Article12 March 2019Reading time 7 minutes

What next for Brexit as lawmakers reject May’s deal (again)

Another loss for UK Prime Minister May means lawmakers are likely to push for a delay to the 29 March deadline. But ultimately, Parliament will still need to make a decision on which Brexit option to pursue. We wouldn't rule out a third meaningful vote in coming weeks, but in the end, we still think a softer Brexit has the highest chance of prevailing

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After another whirlwind day in Westminster, UK Prime Minister Theresa May has been defeated on her Brexit deal for the second time. Despite securing a series of legal reassurances from Brussels on Monday, these were not enough for the Attorney General to change his legal advice on the UK's ability to exit the contentious Irish backstop in future. That meant that many Democratic Unionist lawmakers (DUP) and pro-Brexit Conservatives decided not to back the deal for the second time, and in the end the government lost by almost 150 votes.

1 One way or another, an extension to the Article 50 period looks likely

So what next? Well, now that MPs have rejected May's deal, Parliament is likely to take greater control of the process over the next few days.

On Wednesday, lawmakers will get a say on whether they would prefer a 'no deal' scenario instead. Assuming the answer to that question is a resounding 'no', then that will tee up a vote on Thursday evening on whether to ask the EU for extra time, by applying for an extension to the two-year Article 50 process.

With only a matter of days to go now until 29 March, it seems likely that Parliament will back a delay, but there's still a big question mark over exactly how long it might last. The motion that UK lawmakers will vote upon is likely to specify a shorter time period, although a lot depends on the EU, who don't forget will need to unanimously approve an extension.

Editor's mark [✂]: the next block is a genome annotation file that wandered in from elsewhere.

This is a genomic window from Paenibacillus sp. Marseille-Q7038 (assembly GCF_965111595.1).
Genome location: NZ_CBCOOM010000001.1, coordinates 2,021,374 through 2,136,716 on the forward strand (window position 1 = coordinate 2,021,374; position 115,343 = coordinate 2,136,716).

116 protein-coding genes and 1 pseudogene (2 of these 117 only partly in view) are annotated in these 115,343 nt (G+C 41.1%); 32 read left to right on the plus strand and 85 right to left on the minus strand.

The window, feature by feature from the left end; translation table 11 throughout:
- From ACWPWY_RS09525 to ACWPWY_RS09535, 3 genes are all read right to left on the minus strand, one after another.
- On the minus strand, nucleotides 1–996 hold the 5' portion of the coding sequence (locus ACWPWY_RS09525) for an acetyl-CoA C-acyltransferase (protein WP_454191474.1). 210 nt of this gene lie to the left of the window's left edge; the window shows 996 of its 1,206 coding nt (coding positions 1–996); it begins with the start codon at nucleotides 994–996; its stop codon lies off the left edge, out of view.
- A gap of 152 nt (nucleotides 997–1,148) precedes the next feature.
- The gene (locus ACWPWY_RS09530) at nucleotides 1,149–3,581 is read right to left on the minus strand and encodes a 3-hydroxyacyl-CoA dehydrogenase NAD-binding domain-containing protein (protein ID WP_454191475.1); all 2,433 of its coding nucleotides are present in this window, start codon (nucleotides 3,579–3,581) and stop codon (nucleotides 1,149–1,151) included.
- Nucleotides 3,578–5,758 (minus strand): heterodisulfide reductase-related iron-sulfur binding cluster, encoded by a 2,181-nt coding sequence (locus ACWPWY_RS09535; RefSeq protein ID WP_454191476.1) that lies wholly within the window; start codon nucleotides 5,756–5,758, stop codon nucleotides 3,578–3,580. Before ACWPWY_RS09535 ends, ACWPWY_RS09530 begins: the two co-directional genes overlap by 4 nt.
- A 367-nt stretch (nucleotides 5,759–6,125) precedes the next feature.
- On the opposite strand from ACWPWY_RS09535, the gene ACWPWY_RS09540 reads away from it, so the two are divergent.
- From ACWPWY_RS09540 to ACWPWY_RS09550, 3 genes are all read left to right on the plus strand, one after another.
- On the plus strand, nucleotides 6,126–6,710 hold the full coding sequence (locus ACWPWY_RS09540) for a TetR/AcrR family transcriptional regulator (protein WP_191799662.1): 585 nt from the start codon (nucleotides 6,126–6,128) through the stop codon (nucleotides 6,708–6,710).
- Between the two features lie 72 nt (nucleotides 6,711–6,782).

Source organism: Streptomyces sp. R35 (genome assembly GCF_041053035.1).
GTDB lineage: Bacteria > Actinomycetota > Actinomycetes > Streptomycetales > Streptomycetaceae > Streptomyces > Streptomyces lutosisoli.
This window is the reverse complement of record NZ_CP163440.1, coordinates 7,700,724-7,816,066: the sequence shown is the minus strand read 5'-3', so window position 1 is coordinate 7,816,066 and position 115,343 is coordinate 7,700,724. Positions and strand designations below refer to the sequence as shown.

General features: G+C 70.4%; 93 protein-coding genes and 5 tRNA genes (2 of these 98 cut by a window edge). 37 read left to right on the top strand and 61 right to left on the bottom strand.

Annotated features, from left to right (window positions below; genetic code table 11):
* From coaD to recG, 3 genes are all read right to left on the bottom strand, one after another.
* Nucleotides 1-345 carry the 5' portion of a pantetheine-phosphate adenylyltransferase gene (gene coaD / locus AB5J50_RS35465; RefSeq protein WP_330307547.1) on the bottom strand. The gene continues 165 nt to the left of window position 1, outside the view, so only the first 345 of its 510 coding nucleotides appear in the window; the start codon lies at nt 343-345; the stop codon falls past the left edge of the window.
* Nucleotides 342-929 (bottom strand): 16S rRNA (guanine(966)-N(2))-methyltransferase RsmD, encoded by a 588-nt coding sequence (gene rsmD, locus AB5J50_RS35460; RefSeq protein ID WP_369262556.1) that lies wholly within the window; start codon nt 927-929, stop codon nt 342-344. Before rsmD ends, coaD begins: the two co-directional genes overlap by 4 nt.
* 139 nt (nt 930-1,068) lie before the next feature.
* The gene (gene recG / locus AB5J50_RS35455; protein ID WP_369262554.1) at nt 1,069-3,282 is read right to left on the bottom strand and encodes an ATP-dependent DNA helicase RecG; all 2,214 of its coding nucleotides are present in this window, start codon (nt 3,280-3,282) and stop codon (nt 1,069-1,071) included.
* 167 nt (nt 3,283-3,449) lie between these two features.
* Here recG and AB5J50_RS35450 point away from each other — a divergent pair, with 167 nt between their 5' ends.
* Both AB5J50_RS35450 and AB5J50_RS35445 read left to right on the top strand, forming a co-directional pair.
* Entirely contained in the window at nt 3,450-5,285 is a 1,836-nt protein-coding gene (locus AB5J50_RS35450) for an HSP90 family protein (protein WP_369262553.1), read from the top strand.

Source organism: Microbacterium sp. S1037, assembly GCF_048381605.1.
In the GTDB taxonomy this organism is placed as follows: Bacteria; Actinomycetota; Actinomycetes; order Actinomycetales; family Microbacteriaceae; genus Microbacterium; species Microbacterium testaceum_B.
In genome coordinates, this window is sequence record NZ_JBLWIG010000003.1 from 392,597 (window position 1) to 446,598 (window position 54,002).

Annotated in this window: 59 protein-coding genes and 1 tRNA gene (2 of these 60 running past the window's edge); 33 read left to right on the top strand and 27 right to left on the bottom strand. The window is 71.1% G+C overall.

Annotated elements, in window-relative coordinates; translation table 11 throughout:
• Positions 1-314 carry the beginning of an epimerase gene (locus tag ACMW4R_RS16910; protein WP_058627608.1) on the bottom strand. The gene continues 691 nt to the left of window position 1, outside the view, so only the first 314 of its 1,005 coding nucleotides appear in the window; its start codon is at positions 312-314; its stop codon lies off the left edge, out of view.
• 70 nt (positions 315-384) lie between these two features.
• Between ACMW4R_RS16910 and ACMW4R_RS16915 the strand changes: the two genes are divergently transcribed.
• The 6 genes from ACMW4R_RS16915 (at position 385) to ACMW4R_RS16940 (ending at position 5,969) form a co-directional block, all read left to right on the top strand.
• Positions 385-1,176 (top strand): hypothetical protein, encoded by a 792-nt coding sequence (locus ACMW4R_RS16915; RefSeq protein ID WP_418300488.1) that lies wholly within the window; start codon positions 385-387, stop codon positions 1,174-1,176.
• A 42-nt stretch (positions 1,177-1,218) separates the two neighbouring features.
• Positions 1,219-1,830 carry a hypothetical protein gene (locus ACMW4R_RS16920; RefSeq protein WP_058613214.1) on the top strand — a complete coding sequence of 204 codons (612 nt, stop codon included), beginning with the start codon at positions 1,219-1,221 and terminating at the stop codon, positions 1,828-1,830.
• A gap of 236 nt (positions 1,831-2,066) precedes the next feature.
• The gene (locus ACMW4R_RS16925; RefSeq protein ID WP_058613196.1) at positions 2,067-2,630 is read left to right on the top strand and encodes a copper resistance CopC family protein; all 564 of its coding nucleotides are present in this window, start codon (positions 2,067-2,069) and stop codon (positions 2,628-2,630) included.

In the aftermath of Tuesday's vote, European Council President Tusk reiterated that a decent reason would be needed for doing so. That said, there is a sense that most leaders are fairly open to an extension, although a lot hinges on the European Parliamentary elections due to take place in late-May.

A delay does not change the fact that Parliament still needs to agree on its favoured Brexit option

The EU has said explicitly that a delay beyond then would require the UK to participate, partly because failing to do so could present the logistical headache of being unable to redistribute the UK's seats across the bloc as planned. From the British perspective, holding European elections could also be politically awkward for the major political parties. This could mean that the Conservatives/Labour wouldn't actively campaign, which may raise concerns in Brussels that European elections in Britain could see a strong turnout for anti-EU candidates - a potential headache for EU leaders if Article 50 needs to be extended further. 

The upshot is that a shorter, two-to-three month delay seems the more politically palatable option to many on either side of the Channel. However there is a real risk this won't be long enough to break the current impasse, and after all, a delay does not change the fact that Parliament still needs to agree on a favoured Brexit option.